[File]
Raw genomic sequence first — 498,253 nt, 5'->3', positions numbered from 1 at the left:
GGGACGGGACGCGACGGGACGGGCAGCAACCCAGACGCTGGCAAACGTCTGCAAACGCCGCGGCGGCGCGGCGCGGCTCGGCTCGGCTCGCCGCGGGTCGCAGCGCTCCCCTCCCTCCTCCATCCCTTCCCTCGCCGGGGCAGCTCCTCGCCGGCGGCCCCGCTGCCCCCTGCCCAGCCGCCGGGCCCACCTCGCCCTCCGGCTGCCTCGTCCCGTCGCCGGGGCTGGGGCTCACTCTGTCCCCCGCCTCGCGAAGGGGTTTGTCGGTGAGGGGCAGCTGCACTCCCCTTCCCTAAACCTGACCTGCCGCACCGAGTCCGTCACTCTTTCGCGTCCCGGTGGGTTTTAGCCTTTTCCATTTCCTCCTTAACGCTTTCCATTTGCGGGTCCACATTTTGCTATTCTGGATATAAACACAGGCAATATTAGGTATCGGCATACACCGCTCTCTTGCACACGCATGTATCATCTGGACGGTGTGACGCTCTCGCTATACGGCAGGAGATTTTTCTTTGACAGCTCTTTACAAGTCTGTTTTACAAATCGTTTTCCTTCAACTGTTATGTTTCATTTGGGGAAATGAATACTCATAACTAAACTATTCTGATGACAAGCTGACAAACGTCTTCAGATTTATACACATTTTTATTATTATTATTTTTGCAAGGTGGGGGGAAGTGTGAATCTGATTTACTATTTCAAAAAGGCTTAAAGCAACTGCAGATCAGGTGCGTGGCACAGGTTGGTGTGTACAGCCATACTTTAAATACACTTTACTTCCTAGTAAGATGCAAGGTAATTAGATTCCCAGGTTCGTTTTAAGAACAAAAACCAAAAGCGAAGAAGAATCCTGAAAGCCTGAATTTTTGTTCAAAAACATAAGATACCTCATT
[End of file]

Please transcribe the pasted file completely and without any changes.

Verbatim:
Raw genomic sequence first — 498,253 nt, 5'->3', positions numbered from 1 at the left:
GGGACGGGACGCGACGGGACGGGCAGCAACCCAGACGCTGGCAAACGTCTGCAAACGCCGCGGCGGCGCGGCGCGGCTCGGCTCGGCTCGCCGCGGGTCGCAGCGCTCCCCTCCCTCCTCCATCCCTTCCCTCGCCGGGGCAGCTCCTCGCCGGCGGCCCCGCTGCCCCCTGCCCAGCCGCCGGGCCCACCTCGCCCTCCGGCTGCCTCGTCCCGTCGCCGGGGCTGGGGCTCACTCTGTCCCCCGCCTCGCGAAGGGGTTTGTCGGTGAGGGGCAGCTGCACTCCCCTTCCCTAAACCTGACCTGCCGCACCGAGTCCGTCACTCTTTCGCGTCCCGGTGGGTTTTAGCCTTTTCCATTTCCTCCTTAACGCTTTCCATTTGCGGGTCCACATTTTGCTATTCTGGATATAAACACAGGCAATATTAGGTATCGGCATACACCGCTCTCTTGCACACGCATGTATCATCTGGACGGTGTGACGCTCTCGCTATACGGCAGGAGATTTTTCTTTGACAGCTCTTTACAAGTCTGTTTTACAAATCGTTTTCCTTCAACTGTTATGTTTCATTTGGGGAAATGAATACTCATAACTAAACTATTCTGATGACAAGCTGACAAACGTCTTCAGATTTATACACATTTTTATTATTATTATTTTTGCAAGGTGGGGGGAAGTGTGAATCTGATTTACTATTTCAAAAAGGCTTAAAGCAACTGCAGATCAGGTGCGTGGCACAGGTTGGTGTGTACAGCCATACTTTAAATACACTTTACTTCCTAGTAAGATGCAAGGTAATTAGATTCCCAGGTTCGTTTTAAGAACAAAAACCAAAAGCGAAGAAGAATCCTGAAAGCCTGAATTTTTGTTCAAAAACATAAGATACCTCATT